e. School vouchers to pay for parochial schools – upheld
                              - Court applies the Lemon Test in school aid cases
                                      a. Lemon v. Kurtzman (1971)
                                                i. Aid must be for secular purposes
                                               ii. Aid must be neutral – not advancing or inhibiting religion
                                              iii. Aid must not ‘entangle’ government in religion
Freedom of Expression
                              - 1st Amendment guarantees freedom of speech and press but there are limits
                                         a. Unprotected speech includes (1) obscenity, (2) defamatory speech –
                                             libel/slander, (3) pornography, (4) fighting words, (5) sedition
                               - Factors used in determining if in violation of 1st Amendment
                                         a. Clear and Present Danger
                                         b. Prior Restraint
Freedom of Assembly & Petition
                               - Right to assemble and associate and petition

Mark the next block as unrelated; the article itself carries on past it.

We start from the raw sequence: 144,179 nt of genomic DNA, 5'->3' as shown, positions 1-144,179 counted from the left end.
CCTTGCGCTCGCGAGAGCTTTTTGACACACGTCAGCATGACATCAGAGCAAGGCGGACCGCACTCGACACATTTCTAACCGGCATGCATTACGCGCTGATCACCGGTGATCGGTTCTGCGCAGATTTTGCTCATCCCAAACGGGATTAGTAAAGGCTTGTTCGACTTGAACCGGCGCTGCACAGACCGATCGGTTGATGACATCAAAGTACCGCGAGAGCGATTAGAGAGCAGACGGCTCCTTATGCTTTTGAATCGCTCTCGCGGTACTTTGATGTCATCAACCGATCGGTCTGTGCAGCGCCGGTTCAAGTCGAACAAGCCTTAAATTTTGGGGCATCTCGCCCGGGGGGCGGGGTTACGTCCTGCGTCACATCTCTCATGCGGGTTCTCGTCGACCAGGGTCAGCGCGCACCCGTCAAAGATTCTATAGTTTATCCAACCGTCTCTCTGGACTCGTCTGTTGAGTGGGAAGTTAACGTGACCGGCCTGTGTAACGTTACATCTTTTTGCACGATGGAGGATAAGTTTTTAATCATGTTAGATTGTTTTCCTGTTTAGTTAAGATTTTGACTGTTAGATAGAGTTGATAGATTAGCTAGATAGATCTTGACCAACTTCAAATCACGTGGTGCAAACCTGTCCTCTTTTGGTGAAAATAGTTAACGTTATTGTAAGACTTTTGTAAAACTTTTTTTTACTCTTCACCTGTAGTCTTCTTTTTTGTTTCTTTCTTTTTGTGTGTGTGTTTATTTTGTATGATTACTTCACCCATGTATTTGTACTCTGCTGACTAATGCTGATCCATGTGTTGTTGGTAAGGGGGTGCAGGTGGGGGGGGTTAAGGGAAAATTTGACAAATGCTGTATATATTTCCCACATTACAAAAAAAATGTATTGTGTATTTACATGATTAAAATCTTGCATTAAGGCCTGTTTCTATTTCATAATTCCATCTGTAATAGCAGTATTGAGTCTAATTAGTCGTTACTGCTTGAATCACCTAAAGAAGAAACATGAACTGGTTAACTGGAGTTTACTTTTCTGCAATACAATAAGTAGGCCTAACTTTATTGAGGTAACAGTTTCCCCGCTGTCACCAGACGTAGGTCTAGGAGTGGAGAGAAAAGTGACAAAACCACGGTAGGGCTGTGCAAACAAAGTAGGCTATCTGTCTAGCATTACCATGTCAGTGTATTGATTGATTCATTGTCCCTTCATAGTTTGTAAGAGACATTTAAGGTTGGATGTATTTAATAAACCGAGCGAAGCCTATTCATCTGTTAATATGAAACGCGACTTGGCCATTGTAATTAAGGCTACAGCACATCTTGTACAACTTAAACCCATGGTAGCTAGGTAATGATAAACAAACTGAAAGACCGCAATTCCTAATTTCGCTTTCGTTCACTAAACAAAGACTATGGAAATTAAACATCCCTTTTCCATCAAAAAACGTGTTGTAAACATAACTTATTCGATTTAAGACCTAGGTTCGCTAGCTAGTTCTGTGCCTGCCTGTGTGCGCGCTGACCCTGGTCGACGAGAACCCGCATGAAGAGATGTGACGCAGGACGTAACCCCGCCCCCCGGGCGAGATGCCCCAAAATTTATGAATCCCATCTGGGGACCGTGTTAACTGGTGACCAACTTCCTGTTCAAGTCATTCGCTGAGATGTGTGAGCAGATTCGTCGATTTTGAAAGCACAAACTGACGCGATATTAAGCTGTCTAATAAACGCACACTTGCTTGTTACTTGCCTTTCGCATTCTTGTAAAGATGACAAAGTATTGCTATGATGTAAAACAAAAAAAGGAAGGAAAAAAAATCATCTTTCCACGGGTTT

- As long as they are lawful and nonviolent (if protesters march after being
                                    denied a permit, they are breaking the law)
                               - Regulations can be placed to maintain public order on public property
                                    including (1) time, (2) place, (3) manner
                               - This does not grant any right to trespass on private property
Rights of the Accused
                               - Due Process (5th A for Federal, 14th A for States)
                               - Has developed to include how laws are administered (Procedural) and also with
                                    what the laws contain (Substantive)
                               - Gideon v. Wainwright – protects individuals against state encroachments on
                                    their rights – Gideon couldn’t afford & didn’t get a court-appointed attorney,
                                    lost, appealed, S.C. decision held retrial and he was acquitted with counsel
                                    (significance: everyone must be provided with an attorney as a result)
                               - Mapp v. Ohio – Ohio police were looking for a fugitive & broke into Mapp’s
                                    house; they found obscene materials, confiscated, and arrested Mapp without a
                                    search warrant – S.C. reversed decision because evidence was gained illegally
                                    (significance: incorporated the exclusionary rule)
                               - Miranda v. Arizona – Arrested and questioned without being informed of his